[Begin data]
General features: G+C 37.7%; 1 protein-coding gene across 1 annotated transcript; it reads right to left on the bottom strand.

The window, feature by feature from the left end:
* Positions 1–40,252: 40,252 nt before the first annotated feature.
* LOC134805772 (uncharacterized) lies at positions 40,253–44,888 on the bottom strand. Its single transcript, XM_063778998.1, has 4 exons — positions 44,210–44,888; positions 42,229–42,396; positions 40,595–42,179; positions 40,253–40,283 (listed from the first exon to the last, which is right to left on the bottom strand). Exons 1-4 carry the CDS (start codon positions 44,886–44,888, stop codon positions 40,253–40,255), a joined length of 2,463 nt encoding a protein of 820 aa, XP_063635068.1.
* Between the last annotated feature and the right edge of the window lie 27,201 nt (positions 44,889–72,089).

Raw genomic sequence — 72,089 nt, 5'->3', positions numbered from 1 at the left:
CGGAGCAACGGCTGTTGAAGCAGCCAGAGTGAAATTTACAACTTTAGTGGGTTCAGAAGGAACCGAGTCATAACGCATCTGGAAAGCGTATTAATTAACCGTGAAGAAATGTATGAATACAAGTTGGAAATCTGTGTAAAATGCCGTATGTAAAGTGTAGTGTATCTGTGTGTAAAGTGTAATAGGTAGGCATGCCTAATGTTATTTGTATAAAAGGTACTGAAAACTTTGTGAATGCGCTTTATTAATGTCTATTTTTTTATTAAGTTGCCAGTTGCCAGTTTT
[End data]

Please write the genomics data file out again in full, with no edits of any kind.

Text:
General features: G+C 37.7%; 1 protein-coding gene across 1 annotated transcript; it reads right to left on the bottom strand.

The window, feature by feature from the left end:
* Positions 1–40,252: 40,252 nt before the first annotated feature.
* LOC134805772 (uncharacterized) lies at positions 40,253–44,888 on the bottom strand. Its single transcript, XM_063778998.1, has 4 exons — positions 44,210–44,888; positions 42,229–42,396; positions 40,595–42,179; positions 40,253–40,283 (listed from the first exon to the last, which is right to left on the bottom strand). Exons 1-4 carry the CDS (start codon positions 44,886–44,888, stop codon positions 40,253–40,255), a joined length of 2,463 nt encoding a protein of 820 aa, XP_063635068.1.
* Between the last annotated feature and the right edge of the window lie 27,201 nt (positions 44,889–72,089).

Raw genomic sequence — 72,089 nt, 5'->3', positions numbered from 1 at the left:
CGGAGCAACGGCTGTTGAAGCAGCCAGAGTGAAATTTACAACTTTAGTGGGTTCAGAAGGAACCGAGTCATAACGCATCTGGAAAGCGTATTAATTAACCGTGAAGAAATGTATGAATACAAGTTGGAAATCTGTGTAAAATGCCGTATGTAAAGTGTAGTGTATCTGTGTGTAAAGTGTAATAGGTAGGCATGCCTAATGTTATTTGTATAAAAGGTACTGAAAACTTTGTGAATGCGCTTTATTAATGTCTATTTTTTTATTAAGTTGCCAGTTGCCAGTTTT